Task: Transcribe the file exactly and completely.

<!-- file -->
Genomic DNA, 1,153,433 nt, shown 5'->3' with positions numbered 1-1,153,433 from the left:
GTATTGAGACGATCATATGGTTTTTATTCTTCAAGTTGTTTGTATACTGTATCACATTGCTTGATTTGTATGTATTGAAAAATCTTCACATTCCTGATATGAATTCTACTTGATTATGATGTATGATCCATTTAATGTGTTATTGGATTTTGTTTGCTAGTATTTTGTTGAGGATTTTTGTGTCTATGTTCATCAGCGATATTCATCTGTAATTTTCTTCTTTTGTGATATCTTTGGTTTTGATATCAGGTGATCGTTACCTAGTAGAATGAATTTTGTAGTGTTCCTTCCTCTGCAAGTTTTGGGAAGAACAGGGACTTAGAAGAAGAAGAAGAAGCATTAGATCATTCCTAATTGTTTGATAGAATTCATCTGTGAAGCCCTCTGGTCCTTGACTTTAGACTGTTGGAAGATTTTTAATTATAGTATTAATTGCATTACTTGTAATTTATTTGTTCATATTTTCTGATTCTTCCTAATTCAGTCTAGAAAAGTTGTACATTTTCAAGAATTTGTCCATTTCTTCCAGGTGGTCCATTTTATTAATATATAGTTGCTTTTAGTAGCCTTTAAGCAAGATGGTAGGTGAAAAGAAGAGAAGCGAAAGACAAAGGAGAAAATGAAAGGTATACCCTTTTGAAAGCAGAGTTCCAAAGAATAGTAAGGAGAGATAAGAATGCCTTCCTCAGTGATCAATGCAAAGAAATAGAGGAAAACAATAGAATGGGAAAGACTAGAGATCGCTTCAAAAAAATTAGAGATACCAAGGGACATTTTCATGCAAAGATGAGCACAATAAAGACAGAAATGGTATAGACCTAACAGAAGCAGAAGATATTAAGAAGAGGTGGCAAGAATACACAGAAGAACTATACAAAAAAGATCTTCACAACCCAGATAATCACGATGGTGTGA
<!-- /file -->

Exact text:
Genomic DNA, 1,153,433 nt, shown 5'->3' with positions numbered 1-1,153,433 from the left:
GTATTGAGACGATCATATGGTTTTTATTCTTCAAGTTGTTTGTATACTGTATCACATTGCTTGATTTGTATGTATTGAAAAATCTTCACATTCCTGATATGAATTCTACTTGATTATGATGTATGATCCATTTAATGTGTTATTGGATTTTGTTTGCTAGTATTTTGTTGAGGATTTTTGTGTCTATGTTCATCAGCGATATTCATCTGTAATTTTCTTCTTTTGTGATATCTTTGGTTTTGATATCAGGTGATCGTTACCTAGTAGAATGAATTTTGTAGTGTTCCTTCCTCTGCAAGTTTTGGGAAGAACAGGGACTTAGAAGAAGAAGAAGAAGCATTAGATCATTCCTAATTGTTTGATAGAATTCATCTGTGAAGCCCTCTGGTCCTTGACTTTAGACTGTTGGAAGATTTTTAATTATAGTATTAATTGCATTACTTGTAATTTATTTGTTCATATTTTCTGATTCTTCCTAATTCAGTCTAGAAAAGTTGTACATTTTCAAGAATTTGTCCATTTCTTCCAGGTGGTCCATTTTATTAATATATAGTTGCTTTTAGTAGCCTTTAAGCAAGATGGTAGGTGAAAAGAAGAGAAGCGAAAGACAAAGGAGAAAATGAAAGGTATACCCTTTTGAAAGCAGAGTTCCAAAGAATAGTAAGGAGAGATAAGAATGCCTTCCTCAGTGATCAATGCAAAGAAATAGAGGAAAACAATAGAATGGGAAAGACTAGAGATCGCTTCAAAAAAATTAGAGATACCAAGGGACATTTTCATGCAAAGATGAGCACAATAAAGACAGAAATGGTATAGACCTAACAGAAGCAGAAGATATTAAGAAGAGGTGGCAAGAATACACAGAAGAACTATACAAAAAAGATCTTCACAACCCAGATAATCACGATGGTGTGA